AC hall of fame inductees

Alan Bond and Gary Jobson honoured

Wednesday August 6th 2003, Author: Dana Paxton, Location: United States
Alan Bond and Gary Jobson have been named as the 2003 inductees to the Herreshoff Marine Museum’s (HMM) America’s Cup Hall of Fame. The two remarkable yachtsmen, whose contributions to the America’s Cup competition have been outstanding over the years, will be honoured at an official Induction Ceremony on Thursday, October 16, 6:30 p.m., at the Union League Club in New York City. The event is a black-tie affair sponsored by longtime HMM supporter Rolex Watch U.S.A and will be the 11th such Induction Ceremony that the HMM has hosted.

Presiding over the Induction Ceremony will be Halsey C. Herreshoff, President of the HMM and America’s Cup Hall of Fame. Tickets are available to the public by contacting the America’s Cup Hall of Fame at 401-465-7610 or e-mailing j.russell@herreshoff.org . Proceeds from the ceremony will benefit the America’s Cup Hall of Fame.

Gary Jobson

Gary Jobson, accomplished sailor and television commentator, has done more to popularise the sport of sailing than any other individual. He combines his thorough knowledge of sailing with a rare ability to describe competition, interpret strategy and convey the excitement of the sport. He has done more in his lifetime to dispel the stereotype that sailing and yacht racing is the exclusive domain of the wealthy and make it accessible and enjoyable to an international audience.

Jobson was an All-American collegiate sailor three times and was twice named College Sailor of the Year (1972, 1973). He later became the sailing coach at the US Merchant Marine Academy and US Naval Academy. In 1977, he was tactician for Ted Turner on Courageous during the team’s successful defense of the Cup against Australia. He was tactician again on Courageous in 1980 and was both founder and tactician of the 1983 Courageous/Defender syndicate.

The quintessential sportscaster, Jobson was named ESPN's Sailing Commentator in 1985, and produces over 30 shows per year. In 1988 he won an Emmy Award for his coverage of yacht racing at the Olympic Games in South Korea. He covered the Games again for NBC in 2000 and will be covering the Games in Athens in 2004.

Jobson is also a prodigious lecturer and writer. He has authored 13 books on sailing and is Editor-at-Large of Sailing World and Cruising World magazines. Over the past 25 years Jobson has given over 1900 lectures throughout the world.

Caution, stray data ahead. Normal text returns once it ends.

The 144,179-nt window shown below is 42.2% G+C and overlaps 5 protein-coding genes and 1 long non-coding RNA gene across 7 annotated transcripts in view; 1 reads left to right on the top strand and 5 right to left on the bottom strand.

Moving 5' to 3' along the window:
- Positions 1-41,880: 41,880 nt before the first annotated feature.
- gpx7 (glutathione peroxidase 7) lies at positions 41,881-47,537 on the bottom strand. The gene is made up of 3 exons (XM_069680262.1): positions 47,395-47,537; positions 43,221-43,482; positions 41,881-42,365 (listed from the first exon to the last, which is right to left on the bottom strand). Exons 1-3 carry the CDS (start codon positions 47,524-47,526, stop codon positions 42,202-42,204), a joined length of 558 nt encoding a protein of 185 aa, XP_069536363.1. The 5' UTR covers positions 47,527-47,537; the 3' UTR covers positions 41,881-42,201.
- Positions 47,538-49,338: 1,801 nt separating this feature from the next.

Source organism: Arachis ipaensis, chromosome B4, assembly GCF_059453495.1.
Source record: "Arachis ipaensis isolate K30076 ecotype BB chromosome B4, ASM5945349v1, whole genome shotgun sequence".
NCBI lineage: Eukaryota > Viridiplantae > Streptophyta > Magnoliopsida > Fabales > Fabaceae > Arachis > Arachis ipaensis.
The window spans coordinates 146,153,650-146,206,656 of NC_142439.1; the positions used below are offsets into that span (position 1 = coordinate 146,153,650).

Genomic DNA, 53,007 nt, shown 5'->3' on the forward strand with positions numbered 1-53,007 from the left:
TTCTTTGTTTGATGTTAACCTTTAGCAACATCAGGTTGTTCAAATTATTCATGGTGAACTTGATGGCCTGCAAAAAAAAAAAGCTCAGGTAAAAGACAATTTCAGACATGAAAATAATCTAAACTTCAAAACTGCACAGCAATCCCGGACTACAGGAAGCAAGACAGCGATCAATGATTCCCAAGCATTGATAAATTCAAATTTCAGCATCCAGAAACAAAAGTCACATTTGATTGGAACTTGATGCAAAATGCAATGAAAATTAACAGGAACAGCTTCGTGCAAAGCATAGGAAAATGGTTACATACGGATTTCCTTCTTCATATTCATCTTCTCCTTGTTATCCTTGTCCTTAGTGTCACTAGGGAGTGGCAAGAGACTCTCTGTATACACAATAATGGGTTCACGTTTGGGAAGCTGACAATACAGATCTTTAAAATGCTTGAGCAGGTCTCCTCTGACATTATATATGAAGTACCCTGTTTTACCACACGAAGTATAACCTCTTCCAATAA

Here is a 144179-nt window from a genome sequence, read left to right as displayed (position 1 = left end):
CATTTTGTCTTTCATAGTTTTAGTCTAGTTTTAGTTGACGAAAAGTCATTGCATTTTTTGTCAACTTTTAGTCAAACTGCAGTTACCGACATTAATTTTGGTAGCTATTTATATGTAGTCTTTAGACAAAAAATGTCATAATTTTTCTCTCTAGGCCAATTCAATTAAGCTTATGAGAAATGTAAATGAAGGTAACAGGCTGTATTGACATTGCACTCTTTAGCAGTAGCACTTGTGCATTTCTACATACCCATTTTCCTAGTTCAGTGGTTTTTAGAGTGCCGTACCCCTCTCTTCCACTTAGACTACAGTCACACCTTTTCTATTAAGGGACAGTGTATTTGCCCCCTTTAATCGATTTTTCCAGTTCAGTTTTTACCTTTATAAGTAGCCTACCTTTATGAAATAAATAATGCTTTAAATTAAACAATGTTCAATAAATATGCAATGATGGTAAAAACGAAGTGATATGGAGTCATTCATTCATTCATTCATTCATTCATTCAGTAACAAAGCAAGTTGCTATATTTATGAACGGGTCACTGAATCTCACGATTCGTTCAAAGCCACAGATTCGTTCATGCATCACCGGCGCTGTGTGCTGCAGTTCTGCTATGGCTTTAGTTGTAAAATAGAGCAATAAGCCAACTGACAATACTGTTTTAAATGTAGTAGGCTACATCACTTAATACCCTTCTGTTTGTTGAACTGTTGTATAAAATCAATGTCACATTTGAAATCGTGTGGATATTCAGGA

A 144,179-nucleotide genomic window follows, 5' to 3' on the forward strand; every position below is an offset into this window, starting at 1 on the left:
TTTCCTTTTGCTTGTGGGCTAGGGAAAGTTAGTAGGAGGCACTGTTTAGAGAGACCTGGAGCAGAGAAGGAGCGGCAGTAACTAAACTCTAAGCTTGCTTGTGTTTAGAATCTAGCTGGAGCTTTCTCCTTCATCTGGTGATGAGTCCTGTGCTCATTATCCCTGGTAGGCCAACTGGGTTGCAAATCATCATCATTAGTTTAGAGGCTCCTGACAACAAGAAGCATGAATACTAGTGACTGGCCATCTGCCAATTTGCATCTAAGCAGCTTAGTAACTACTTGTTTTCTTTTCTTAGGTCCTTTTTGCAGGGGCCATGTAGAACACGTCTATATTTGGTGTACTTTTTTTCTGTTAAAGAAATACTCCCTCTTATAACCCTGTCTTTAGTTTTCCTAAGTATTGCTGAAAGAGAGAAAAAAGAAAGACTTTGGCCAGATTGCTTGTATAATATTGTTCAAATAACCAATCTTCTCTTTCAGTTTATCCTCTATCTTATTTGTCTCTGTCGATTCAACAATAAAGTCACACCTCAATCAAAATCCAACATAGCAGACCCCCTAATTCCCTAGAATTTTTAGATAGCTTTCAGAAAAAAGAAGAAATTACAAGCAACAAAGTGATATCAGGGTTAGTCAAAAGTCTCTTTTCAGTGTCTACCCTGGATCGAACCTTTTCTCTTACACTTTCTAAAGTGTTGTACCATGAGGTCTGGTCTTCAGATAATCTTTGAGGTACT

Jobson's contribution to the sport has not gone unnoticed. In 1999 he was awarded the Nathanael G. Herreshoff Trophy, US SAILING'S most prestigious award given annually to an individual who has played a pivotal role in the sport in the United States. Jobson's charisma and generous nature has endeared him in the hearts of millions of his fans.

Alan Bond

Alan Bond, an adventure-seeking entrepreneur, turned his sights on the America's Cup in 1974 with the 12 metre Southern Cross. This boat, designed by Ben Lexcen, lost to Courageous 0-4, but Bond was undeterred and returned again in 1977 and 1980 with the next generation of Lexcen designs.

After three defeats, most challengers would have given up, but in the spirit of Sir Thomas Lipton, Bond tried a fourth and this time made America's Cup history. For the 1983 Cup, Bond challenged with the breakthrough Lexcen designed 12 metre Australia ll. The combination of the legendary winged keel, a well organised syndicate and superb crew set the stage for the 'race of the century'. Australia II had a win-loss record of 44-5 before her final series with Dennis Conner's Liberty. Australia ll, skippered by John Bertrand, won 4-3 over Liberty, and the America's Cup left America for the first time in 132 years.

Pursuit of the Cup was a singular focus for "Bondy" who said "I really believe you only regret the things you don't do." His success, where so many others had tried and failed, was due to his resourcefulness, determination and force of personality.

About the America's Cup Hall of Fame

The America's Cup Hall of Fame was created to honour the challengers, defenders, and legendary personages of the world's most distinguished sporting competition. The present prototype Hall of Fame was established in 1994 in an historic building on the grounds of the former Herreshoff Manufacturing Company in Bristol, Rhode Island, where yachts were constructed for eight consecutive America's Cup defenses between 1893 and 1934. The Herreshoff Marine Museum, situated on this historic site, operates the America's Cup Hall of Fame.

Commencing with its first induction ceremony in 1993, 53 legends of the Cup have been invested with membership. Candidates eligible for consideration include skippers, afterguard, crew, designers, builders, organisers, syndicate leaders, managers, supporters, chroniclers, race managers, and other individuals of merit. Each nominee is judged on the basis of outstanding ability, international recognition, character, performance, and contributions to the sport. The 17 members of the Hall of Fame Selection Committee bring a wealth of knowledge to the selection process. They are persons intimate with the America's Cup tradition of yacht racing and committed to the integrity of the Hall of Fame.

The Herreshoff Marine Museum and America's Cup Hall of Fame are dedicated to preserving, exhibiting, and interpreting the accomplishments of the Herreshoff Manufacturing Company and demonstrating the influence of America's Cup Competition, for the purpose of education, research, and the inspiration of excellence in the world of yachting.

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